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11 thoughts on “You will not get rich teaching Yoga or blogging…and that’s not the point

  1. So...

    While I’m not a teacher, I’ve had a similar experience with an enhanced experience in my journey with running and yoga. Blogging about my learnings has made me a little more sensitive to the changes happening within and without.

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  2. sara

    I know exactly what you mean. I don’t want to monetise my blog because that would ruin it. Part of the joy is the freedom – and the ability to practice the craft of writing in a way that I want. We don’t know where doing things we love will take us, and it’s not really the point is it?

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    1. yogibattle Post author

      Thanks for your thoughtful reply! Both teaching and blogging have made me rich in many other ways aside from monetarily. I was originally going to make the headline “You can’t make a living by blogging and teaching Yoga,” but it was too long. In reality, it is possible to do both. But the Perez Hiltons and the Tara Stiles of the world are few and far between and I wouldn’t want to be in either’s shoes.

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  3. saralouyoga

    This is such a wonderful post, thank you for this! I totally agree. I’ve thought about this, too with yoga. If I did yoga for a living, would my practice be as beautiful as it is now if I had to cater to sales goals and marketing? Would I even like it better than my current job? I don’t think so, but that’s what makes it beautiful, the idea that even though you’re not making money off of it you still love it. I’m finding that with blogging, too.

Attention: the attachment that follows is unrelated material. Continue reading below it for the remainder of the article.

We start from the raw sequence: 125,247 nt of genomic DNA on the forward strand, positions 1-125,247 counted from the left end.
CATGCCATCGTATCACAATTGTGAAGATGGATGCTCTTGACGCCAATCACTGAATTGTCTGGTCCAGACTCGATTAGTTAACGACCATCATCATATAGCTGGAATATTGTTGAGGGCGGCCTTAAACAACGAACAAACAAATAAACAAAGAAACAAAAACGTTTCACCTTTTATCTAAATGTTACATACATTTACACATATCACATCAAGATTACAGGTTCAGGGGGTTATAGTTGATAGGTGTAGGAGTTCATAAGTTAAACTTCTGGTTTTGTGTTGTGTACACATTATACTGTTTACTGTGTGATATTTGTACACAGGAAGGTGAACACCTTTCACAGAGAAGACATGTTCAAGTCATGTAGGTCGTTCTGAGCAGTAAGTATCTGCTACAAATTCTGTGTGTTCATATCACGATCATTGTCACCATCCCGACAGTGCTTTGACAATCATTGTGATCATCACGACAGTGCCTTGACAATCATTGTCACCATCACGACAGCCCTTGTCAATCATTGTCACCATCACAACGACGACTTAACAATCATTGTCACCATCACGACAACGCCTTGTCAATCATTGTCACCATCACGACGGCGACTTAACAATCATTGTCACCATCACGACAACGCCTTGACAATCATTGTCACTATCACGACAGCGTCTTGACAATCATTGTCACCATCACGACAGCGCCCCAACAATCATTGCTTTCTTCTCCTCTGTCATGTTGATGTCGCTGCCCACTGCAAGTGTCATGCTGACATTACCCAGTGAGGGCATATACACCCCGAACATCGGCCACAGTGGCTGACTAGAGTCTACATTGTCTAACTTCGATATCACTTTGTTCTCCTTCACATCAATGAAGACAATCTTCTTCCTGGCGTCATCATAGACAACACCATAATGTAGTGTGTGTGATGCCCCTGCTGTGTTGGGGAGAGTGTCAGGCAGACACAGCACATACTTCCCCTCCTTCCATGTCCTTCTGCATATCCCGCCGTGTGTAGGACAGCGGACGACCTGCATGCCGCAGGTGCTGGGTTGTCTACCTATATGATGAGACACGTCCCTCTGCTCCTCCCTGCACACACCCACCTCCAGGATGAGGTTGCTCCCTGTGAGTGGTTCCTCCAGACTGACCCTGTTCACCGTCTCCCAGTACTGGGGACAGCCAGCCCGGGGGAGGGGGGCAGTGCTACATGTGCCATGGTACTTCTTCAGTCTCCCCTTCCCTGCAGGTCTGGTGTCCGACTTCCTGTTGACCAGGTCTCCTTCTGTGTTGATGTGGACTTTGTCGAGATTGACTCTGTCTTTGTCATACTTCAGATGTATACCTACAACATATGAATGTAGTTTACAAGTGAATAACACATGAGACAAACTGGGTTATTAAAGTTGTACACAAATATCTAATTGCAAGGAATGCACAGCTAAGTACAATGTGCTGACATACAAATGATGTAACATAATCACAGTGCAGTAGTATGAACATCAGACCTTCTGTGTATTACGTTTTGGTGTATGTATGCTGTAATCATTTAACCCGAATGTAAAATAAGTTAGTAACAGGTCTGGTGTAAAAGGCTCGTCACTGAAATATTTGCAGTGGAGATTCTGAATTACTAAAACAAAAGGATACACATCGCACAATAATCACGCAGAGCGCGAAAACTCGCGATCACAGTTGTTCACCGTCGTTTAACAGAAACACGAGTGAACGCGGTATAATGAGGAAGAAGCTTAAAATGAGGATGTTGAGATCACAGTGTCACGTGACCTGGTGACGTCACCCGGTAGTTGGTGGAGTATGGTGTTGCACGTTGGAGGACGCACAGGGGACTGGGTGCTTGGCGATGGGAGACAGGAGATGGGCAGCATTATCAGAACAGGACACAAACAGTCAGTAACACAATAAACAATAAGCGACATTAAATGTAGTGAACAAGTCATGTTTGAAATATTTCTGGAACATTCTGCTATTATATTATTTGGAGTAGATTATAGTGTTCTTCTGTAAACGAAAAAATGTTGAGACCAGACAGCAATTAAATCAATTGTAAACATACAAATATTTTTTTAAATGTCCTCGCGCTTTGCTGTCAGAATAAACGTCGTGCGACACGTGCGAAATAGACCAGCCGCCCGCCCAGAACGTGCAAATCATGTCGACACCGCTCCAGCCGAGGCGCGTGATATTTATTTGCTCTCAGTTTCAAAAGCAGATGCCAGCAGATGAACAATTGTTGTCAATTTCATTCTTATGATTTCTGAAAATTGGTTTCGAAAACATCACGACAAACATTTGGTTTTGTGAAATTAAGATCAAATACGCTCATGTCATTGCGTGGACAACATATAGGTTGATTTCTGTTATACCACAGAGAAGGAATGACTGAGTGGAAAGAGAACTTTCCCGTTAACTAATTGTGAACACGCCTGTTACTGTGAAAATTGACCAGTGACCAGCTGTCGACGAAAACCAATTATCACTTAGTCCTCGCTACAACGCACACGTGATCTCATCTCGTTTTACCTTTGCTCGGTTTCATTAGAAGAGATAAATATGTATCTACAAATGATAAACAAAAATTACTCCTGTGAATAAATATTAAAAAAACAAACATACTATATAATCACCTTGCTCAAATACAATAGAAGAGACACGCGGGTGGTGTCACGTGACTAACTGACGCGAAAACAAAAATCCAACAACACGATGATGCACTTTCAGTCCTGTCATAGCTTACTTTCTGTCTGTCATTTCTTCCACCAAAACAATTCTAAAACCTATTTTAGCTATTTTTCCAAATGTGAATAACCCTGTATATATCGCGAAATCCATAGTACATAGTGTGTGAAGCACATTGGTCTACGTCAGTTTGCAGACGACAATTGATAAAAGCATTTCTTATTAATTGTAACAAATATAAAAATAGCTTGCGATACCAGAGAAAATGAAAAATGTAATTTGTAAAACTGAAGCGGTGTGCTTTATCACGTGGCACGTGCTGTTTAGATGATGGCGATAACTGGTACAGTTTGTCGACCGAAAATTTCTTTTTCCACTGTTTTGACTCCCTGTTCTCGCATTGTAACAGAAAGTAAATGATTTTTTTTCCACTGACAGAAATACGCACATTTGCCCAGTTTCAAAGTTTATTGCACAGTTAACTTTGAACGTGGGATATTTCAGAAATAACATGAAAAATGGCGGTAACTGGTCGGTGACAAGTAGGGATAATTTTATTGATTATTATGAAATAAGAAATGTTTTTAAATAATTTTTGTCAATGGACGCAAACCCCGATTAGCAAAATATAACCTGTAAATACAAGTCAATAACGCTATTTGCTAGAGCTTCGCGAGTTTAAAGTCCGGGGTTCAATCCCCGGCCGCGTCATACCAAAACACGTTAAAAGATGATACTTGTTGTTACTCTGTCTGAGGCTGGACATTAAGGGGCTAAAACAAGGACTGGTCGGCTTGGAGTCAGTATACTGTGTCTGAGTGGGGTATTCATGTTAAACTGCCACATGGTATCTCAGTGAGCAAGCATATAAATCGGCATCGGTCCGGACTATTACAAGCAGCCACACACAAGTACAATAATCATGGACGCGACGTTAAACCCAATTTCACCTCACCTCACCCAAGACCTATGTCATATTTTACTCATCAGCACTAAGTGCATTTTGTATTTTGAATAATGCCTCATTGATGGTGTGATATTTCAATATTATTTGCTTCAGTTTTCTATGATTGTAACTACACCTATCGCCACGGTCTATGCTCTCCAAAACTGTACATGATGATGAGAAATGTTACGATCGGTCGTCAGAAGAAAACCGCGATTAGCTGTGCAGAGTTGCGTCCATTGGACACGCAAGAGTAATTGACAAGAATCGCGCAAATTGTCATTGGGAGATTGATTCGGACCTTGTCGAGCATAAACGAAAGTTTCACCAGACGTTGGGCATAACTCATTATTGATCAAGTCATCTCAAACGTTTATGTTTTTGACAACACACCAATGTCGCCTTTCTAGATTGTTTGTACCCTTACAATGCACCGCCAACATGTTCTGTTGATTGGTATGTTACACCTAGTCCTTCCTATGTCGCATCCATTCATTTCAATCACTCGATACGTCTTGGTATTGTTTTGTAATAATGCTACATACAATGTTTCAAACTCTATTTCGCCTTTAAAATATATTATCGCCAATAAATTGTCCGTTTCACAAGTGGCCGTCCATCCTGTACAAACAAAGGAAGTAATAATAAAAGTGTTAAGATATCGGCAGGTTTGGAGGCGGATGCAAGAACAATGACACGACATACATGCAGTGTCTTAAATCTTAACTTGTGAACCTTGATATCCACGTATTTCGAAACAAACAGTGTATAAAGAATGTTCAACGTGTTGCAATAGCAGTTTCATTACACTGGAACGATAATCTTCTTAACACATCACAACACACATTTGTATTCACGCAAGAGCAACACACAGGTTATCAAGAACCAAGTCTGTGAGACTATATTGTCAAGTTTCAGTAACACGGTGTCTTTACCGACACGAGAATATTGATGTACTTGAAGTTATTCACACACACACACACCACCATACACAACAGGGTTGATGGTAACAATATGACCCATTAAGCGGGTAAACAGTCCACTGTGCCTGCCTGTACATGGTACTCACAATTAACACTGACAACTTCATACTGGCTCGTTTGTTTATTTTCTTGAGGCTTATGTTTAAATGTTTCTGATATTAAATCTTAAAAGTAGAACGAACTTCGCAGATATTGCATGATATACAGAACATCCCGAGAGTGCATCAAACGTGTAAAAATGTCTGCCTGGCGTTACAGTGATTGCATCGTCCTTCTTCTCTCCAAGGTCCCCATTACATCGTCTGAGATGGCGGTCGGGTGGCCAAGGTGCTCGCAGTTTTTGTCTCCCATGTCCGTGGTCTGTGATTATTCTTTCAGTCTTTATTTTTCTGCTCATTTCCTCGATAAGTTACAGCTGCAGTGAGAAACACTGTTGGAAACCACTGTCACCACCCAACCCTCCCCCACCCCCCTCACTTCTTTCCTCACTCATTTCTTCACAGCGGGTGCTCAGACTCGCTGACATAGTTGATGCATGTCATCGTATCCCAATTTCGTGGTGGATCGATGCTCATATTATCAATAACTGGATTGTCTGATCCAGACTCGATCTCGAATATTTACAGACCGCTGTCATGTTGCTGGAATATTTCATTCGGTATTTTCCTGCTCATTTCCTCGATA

xo

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  4. Hannah Andrews

    It’s interesting when we think we need to be doing something and go forth charging along with our own will and expect to make money doing it. Feels like a fearful place to be coming from when I read how you shared what these bloggers wrote. Who are we to charge ahead with our own will? What if we handed our will over to spirit and asked to be guided each step of the way? Would we be focusing on money? Or exercising our trust to be supported in this material world?

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  5. Pingback: Correction…Teaching Yoga Will Make You Rich* | Home Yoga Practice

  6. richard

    When we’re trying to make a living from teaching yoga, there’s a reasonable chance that our teaching becomes subtly corrupted. When the money starts to come in, we’re all tempted to cater (in various ways both large and small) to whatever we think will bring in more students. But I think we’re better off focusing on what will truly advance the art of yoga — not what will grow our bank accounts (or our egos). Teaching yoga is probably best approached as a labor of love, an offering for the benefit of others. We’re probably better off charging just enough to cover the expenses of running the studio, our transportation costs to & from class, and so on. Can we be content to break even on the deal, and leave it at that? I know that not everyone will agree, but it may be wiser to earn the bulk of our living elsewhere, and to let the teaching of yoga be our gift to the world. If it so happens that students begin to flock to our classes, let’s hope it’s because they were drawn to us naturally — and not because we distorted ourselves into a form other than our own true self. Perhaps that is what yoga is ultimately about, after all. “Tada drashtuh svarupe avasthanam” — “Then the Seer abides in its own true nature.” — Yoga Sutra 1:3.